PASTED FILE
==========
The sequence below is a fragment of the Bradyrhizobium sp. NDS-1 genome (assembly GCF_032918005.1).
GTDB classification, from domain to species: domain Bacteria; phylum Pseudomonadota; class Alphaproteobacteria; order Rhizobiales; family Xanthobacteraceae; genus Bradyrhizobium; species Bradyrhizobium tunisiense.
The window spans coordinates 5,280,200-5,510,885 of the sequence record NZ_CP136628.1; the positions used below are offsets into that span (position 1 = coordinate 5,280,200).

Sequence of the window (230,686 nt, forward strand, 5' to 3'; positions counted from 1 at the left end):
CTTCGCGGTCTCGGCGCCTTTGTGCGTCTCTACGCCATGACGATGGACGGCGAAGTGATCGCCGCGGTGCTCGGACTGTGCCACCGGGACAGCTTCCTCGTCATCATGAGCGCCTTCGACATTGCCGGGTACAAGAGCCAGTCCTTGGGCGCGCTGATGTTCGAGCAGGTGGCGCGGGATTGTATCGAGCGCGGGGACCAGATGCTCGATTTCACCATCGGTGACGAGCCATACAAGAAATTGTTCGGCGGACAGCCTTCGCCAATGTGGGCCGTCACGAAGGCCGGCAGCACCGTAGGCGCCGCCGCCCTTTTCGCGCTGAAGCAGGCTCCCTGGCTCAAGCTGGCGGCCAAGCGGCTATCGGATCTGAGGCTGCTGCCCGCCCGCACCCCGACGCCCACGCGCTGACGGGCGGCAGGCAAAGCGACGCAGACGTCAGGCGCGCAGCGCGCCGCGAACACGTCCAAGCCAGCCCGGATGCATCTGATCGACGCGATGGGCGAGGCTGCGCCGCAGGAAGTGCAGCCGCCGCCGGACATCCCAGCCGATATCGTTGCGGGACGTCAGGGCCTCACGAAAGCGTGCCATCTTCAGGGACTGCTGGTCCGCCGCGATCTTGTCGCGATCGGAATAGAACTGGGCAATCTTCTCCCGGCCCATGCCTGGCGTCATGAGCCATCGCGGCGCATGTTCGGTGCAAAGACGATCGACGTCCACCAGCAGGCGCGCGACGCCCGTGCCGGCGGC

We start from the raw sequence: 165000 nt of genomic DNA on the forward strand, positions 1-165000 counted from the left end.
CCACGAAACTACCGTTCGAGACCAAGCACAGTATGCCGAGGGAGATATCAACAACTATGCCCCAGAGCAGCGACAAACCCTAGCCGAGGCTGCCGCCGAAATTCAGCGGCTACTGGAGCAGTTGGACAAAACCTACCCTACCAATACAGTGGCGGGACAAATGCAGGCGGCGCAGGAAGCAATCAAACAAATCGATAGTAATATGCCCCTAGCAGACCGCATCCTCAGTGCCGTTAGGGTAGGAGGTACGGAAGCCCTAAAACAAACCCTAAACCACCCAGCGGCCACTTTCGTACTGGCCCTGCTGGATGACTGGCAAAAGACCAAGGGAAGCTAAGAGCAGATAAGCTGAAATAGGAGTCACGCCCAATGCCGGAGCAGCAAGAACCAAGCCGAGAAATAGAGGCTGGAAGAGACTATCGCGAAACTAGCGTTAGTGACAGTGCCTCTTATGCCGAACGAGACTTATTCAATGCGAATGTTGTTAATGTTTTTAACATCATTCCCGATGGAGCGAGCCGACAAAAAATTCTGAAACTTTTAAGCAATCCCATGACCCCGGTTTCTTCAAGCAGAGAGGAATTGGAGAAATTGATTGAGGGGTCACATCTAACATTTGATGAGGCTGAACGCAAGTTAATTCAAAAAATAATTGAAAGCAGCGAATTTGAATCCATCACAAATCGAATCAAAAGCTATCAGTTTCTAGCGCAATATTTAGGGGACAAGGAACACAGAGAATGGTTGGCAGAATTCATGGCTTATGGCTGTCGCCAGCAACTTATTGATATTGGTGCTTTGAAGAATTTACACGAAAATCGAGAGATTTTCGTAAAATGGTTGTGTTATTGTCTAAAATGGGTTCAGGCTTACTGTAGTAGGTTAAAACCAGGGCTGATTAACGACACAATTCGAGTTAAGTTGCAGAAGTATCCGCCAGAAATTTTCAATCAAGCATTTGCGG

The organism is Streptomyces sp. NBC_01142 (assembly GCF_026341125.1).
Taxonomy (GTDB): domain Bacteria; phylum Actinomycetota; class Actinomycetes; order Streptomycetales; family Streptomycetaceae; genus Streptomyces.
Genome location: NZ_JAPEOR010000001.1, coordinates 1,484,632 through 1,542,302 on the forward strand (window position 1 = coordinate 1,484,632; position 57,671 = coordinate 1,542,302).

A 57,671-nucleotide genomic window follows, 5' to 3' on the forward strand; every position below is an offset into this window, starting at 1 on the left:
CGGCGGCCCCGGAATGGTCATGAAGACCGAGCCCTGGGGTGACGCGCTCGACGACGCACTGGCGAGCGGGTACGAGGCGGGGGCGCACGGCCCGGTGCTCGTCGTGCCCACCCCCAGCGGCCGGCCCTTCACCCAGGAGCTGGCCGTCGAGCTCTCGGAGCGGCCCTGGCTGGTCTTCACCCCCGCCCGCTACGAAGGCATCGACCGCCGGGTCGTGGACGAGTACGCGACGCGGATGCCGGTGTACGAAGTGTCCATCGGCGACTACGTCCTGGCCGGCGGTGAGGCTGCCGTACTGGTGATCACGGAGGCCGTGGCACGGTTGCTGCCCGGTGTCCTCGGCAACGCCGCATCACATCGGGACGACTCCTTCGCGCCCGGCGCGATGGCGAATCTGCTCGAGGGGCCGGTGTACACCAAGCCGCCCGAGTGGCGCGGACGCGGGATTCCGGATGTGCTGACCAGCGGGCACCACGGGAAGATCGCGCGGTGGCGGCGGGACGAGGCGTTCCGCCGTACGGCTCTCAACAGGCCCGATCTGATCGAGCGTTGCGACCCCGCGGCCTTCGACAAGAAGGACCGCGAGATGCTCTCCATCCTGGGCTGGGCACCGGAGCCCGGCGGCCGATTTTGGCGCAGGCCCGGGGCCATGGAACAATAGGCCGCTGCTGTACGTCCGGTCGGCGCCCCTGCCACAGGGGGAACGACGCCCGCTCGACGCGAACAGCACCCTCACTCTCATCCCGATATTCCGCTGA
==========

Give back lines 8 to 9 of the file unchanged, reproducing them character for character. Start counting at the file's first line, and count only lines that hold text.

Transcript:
The organism is Streptomyces sp. NBC_01142 (assembly GCF_026341125.1).
Taxonomy (GTDB): domain Bacteria; phylum Actinomycetota; class Actinomycetes; order Streptomycetales; family Streptomycetaceae; genus Streptomyces.